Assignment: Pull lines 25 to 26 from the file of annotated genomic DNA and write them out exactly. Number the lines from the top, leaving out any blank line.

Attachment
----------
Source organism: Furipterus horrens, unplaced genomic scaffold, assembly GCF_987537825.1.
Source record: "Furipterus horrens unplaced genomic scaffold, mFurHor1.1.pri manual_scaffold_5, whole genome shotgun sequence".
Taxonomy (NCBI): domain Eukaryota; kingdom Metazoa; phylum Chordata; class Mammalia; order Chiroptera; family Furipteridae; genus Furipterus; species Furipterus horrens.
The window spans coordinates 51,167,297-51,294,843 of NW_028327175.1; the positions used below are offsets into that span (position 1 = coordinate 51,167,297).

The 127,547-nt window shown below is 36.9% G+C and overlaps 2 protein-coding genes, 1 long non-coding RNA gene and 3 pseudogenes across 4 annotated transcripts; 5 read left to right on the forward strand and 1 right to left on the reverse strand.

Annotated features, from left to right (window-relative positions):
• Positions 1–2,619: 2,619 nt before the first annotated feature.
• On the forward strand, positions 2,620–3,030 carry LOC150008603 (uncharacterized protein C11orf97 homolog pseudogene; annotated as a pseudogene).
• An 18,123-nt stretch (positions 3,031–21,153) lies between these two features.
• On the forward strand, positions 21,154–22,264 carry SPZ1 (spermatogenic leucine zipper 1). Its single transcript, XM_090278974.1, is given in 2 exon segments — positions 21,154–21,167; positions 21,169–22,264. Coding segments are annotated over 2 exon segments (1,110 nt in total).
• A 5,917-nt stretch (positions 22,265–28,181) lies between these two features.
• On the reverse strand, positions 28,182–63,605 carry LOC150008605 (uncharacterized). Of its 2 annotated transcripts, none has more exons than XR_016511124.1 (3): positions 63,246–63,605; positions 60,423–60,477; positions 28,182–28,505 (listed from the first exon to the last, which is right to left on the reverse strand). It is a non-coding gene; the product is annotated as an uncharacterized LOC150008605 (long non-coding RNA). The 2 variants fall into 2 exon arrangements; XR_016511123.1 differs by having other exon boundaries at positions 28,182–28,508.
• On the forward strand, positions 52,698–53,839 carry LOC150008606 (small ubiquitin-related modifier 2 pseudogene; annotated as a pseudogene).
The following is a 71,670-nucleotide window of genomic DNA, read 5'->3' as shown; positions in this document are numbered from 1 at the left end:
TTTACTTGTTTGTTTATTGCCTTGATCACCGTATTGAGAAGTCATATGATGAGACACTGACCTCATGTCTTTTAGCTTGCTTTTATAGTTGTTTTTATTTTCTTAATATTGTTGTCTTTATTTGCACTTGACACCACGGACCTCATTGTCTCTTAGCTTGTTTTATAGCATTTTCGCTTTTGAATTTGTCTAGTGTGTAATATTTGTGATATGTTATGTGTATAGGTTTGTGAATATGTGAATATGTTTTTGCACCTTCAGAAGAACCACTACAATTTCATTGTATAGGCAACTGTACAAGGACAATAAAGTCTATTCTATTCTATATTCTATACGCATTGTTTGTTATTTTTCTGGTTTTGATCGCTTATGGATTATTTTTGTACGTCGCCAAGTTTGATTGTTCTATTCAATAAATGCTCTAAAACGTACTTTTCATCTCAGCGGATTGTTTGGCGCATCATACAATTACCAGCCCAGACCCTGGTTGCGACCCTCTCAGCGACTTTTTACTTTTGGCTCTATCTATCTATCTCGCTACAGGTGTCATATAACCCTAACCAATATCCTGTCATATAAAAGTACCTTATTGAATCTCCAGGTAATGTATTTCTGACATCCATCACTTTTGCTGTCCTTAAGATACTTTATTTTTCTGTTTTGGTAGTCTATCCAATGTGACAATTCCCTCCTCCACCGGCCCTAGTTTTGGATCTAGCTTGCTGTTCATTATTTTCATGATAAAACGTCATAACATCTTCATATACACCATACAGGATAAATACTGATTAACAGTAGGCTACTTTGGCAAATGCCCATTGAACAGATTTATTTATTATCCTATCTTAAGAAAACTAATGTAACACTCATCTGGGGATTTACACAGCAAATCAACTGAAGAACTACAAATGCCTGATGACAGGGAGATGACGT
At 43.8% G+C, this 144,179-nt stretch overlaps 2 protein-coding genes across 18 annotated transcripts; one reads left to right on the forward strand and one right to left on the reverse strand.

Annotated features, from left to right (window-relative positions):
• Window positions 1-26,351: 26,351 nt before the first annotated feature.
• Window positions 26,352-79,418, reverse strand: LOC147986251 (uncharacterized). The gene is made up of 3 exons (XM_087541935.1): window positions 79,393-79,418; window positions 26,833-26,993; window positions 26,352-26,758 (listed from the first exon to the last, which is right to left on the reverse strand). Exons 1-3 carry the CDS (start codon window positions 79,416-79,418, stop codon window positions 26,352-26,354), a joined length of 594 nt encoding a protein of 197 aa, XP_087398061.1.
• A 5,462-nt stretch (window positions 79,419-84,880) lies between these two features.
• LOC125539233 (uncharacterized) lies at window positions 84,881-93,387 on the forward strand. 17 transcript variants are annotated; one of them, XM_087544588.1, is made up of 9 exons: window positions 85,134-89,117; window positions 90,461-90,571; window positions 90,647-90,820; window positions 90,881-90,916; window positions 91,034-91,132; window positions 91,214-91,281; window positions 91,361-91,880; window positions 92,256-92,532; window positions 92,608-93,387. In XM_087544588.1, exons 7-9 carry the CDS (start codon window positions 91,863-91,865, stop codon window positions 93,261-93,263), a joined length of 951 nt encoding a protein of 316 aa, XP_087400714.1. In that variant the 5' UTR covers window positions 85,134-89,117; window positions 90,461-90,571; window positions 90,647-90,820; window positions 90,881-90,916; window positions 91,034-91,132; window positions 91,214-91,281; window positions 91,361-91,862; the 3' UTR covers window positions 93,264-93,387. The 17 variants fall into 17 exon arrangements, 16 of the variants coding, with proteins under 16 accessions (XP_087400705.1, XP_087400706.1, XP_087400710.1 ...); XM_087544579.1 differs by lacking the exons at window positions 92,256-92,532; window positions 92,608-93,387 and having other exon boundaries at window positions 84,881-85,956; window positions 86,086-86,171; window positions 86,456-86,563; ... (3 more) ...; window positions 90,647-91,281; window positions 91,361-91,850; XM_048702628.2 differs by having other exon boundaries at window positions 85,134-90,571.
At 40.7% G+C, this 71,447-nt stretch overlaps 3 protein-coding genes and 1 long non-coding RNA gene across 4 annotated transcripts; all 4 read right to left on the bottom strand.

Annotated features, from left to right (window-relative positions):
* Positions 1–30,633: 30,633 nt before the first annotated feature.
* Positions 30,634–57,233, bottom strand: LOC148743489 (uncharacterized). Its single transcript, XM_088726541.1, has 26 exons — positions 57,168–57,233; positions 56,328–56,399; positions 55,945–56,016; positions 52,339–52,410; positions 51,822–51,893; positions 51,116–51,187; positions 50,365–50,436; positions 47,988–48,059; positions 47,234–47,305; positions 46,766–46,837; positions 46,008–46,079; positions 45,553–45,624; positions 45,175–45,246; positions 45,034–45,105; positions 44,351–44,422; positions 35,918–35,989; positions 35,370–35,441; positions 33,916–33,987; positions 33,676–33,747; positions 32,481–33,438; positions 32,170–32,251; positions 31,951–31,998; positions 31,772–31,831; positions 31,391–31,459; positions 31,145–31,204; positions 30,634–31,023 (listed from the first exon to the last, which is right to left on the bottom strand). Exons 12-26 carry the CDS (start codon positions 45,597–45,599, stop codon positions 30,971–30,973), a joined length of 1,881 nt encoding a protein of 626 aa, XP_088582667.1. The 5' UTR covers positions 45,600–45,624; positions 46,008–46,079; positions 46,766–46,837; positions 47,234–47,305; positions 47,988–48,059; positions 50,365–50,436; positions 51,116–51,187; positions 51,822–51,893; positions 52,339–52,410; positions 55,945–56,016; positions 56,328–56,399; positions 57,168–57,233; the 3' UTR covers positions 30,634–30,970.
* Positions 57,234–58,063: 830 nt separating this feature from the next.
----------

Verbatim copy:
* Positions 30,634–57,233, bottom strand: LOC148743489 (uncharacterized). Its single transcript, XM_088726541.1, has 26 exons — positions 57,168–57,233; positions 56,328–56,399; positions 55,945–56,016; positions 52,339–52,410; positions 51,822–51,893; positions 51,116–51,187; positions 50,365–50,436; positions 47,988–48,059; positions 47,234–47,305; positions 46,766–46,837; positions 46,008–46,079; positions 45,553–45,624; positions 45,175–45,246; positions 45,034–45,105; positions 44,351–44,422; positions 35,918–35,989; positions 35,370–35,441; positions 33,916–33,987; positions 33,676–33,747; positions 32,481–33,438; positions 32,170–32,251; positions 31,951–31,998; positions 31,772–31,831; positions 31,391–31,459; positions 31,145–31,204; positions 30,634–31,023 (listed from the first exon to the last, which is right to left on the bottom strand). Exons 12-26 carry the CDS (start codon positions 45,597–45,599, stop codon positions 30,971–30,973), a joined length of 1,881 nt encoding a protein of 626 aa, XP_088582667.1. The 5' UTR covers positions 45,600–45,624; positions 46,008–46,079; positions 46,766–46,837; positions 47,234–47,305; positions 47,988–48,059; positions 50,365–50,436; positions 51,116–51,187; positions 51,822–51,893; positions 52,339–52,410; positions 55,945–56,016; positions 56,328–56,399; positions 57,168–57,233; the 3' UTR covers positions 30,634–30,970.
* Positions 57,234–58,063: 830 nt separating this feature from the next.